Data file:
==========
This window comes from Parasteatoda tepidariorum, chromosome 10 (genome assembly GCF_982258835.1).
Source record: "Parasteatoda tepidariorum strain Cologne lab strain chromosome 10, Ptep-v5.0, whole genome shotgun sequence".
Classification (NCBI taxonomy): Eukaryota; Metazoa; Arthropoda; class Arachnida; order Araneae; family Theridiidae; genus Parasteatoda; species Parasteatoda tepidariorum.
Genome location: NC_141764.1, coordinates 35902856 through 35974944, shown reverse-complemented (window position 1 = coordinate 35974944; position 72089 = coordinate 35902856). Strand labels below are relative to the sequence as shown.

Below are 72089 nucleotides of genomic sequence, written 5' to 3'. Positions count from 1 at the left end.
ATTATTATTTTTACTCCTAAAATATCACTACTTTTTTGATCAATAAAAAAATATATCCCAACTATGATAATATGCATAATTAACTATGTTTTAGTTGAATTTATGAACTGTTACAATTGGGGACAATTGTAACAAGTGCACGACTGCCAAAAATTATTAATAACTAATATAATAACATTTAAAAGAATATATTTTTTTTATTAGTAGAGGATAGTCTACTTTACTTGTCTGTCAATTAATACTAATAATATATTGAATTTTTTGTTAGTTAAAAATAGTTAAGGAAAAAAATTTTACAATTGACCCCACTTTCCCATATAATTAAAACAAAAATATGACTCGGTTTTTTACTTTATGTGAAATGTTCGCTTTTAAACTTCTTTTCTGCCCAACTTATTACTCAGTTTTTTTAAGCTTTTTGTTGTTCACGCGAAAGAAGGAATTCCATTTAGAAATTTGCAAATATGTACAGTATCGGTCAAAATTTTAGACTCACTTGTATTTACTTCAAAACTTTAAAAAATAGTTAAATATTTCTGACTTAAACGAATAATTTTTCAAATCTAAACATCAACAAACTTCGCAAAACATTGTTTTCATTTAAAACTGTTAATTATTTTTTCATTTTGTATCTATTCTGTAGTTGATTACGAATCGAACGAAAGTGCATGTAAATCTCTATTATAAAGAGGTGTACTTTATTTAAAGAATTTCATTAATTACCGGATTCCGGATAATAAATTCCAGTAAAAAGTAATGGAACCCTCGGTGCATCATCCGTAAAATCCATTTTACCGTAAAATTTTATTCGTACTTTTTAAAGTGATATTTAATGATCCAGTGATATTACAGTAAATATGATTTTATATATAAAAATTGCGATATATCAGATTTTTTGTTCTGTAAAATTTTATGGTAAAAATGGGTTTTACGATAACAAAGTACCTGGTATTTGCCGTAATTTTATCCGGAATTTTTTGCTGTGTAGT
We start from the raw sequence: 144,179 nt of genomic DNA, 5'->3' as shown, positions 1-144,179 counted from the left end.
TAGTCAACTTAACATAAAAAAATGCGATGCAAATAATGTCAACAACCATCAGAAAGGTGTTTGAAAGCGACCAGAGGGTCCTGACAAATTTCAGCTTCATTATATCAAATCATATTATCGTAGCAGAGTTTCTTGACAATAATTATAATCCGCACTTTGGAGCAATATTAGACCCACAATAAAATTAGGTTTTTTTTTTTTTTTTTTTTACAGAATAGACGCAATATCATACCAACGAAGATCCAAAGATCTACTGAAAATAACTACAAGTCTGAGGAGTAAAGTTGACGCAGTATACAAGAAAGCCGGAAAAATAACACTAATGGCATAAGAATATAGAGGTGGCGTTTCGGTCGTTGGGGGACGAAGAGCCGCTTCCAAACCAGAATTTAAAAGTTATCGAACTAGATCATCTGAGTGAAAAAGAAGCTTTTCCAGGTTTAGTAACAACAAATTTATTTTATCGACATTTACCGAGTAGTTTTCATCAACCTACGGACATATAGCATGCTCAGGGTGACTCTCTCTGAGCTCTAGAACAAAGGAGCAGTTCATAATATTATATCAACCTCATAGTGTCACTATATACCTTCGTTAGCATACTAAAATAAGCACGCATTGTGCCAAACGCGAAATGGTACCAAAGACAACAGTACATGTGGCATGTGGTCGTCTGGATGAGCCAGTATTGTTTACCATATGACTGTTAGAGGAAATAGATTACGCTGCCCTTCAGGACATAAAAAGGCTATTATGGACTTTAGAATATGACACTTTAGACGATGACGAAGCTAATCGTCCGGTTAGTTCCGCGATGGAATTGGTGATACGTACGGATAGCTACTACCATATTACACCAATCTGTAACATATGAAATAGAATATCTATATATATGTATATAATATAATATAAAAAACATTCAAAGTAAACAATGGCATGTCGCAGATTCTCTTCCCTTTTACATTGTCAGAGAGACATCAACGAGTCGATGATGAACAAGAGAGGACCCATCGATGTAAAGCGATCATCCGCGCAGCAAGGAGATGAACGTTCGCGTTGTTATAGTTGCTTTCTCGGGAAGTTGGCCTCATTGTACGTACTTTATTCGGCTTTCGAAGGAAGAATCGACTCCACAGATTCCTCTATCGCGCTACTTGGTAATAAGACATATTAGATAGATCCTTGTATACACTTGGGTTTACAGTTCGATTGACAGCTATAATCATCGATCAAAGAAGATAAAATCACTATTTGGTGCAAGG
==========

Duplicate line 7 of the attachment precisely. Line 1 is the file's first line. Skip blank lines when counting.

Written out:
We start from the raw sequence: 144,179 nt of genomic DNA, 5'->3' as shown, positions 1-144,179 counted from the left end.